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Friday, May 7, 2010

Consolidation and Concentration in the U.S. Dairy Industry

Dennis A. Shields
Specialist in Agricultural Policy

The changing structure of U.S. agriculture has generated concerns about reduced competition in a wide variety of agricultural products markets, including dairy. Two primary areas of concern in the dairy industry are consolidation—the shift to fewer and larger firms—and industry concentration—the extent to which a small number of firms control most of the sales. On August 5, 2009, the Obama Administration announced that the U.S. Department of Agriculture (USDA) and the Department of Justice would hold several public workshops to consider competition issues affecting agriculture and the appropriate role for antitrust and regulatory enforcement. A workshop on the dairy industry is scheduled for June 25, 2010, in Madison, WI. 

Consolidation has been a long-term trend in agriculture. Across the industry, including the dairy sector, rising productivity has led to fewer and larger operations along the production and marketing chain, including farms, cooperatives, processors, and retailers. Larger operations tend to have lower per-unit costs. As firms reduce their costs, they become more competitive and can increase sales and market share at the expense of less profitable firms. As a result, fewer dairy farms are needed to produce the same amount of milk. Firm size is a limiting factor for growth, however, once the gains to economies of scale have been exhausted. 

At the farm level, the number of farms continues to decline, although at a much slower pace during the last decade than in previous periods. Consolidation at the cooperative and processor levels has followed a similar path, in order to offset market power of large downstream entities and to satisfy demands from retailers to serve them more efficiently.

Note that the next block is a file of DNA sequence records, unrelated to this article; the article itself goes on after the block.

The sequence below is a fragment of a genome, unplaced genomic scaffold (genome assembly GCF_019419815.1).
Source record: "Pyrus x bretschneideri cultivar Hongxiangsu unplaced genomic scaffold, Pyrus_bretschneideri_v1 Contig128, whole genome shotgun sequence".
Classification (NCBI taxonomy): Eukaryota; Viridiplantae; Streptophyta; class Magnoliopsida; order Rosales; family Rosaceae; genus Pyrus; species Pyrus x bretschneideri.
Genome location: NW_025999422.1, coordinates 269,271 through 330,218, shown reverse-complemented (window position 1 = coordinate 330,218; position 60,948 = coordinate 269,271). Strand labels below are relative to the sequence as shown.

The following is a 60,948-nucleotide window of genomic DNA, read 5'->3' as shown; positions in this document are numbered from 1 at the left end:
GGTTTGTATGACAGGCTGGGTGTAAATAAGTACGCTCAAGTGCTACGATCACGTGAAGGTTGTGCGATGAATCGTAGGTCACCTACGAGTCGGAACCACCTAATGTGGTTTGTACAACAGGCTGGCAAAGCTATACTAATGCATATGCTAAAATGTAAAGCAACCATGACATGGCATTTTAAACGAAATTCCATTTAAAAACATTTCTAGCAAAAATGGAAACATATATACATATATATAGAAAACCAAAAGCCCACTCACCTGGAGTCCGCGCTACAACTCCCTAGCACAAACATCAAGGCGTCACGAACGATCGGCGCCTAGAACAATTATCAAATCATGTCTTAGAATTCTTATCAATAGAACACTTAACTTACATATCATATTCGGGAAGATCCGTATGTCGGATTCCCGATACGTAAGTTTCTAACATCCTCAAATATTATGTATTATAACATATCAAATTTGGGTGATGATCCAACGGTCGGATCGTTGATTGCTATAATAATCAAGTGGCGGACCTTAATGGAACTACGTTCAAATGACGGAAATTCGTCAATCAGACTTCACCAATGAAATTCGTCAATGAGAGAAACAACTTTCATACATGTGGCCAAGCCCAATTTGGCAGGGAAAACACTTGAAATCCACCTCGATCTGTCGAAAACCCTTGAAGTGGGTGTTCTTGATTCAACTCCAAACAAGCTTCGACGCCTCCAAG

Concentration has also been increasing in the dairy industry. Nearly all segments of the industry have become more concentrated over time. The primary concern many have with concentration is that it may reduce competition in the marketplace for agricultural and food products and result in market power (i.e., the ability of a firm to influence prices), putting at a disadvantage some segment of the population, such as producers or consumers. However, concentration may also result in efficiency gains, whereby cost savings are passed on to consumers through lower retail prices, which in turn can generate additional demand for commodities and benefit farmers. Another concern is how concentration affects price transparency in markets for dairy products and milk. 

In summarizing research findings for several agricultural industries, including the dairy industry, the Government Accountability Office concluded that most of the studies it reviewed found either no evidence of market power, or efficiency effects that were larger than the market power effects of concentration. However, the agency said experts generally agreed that concentration is likely to increase in the future, potentially raising greater concerns about market power and the manipulation of commodity or food prices. 

U.S. antitrust laws (specifically the Sherman Act and the Clayton Act) are concerned with competition in markets and not the protection of any individual competitor. These laws proscribe unlawful mergers and business practices in general terms, leaving courts to decide which are illegal based on the facts of each case. Two current court cases against Dean Foods, the largest fluid milk processor in the United States, highlight the ongoing concern about consolidation in the U.S. dairy industry. 

Date of Report: April 27, 2010
Number of Pages: 24
Order Number: R41224
Price: $29.95

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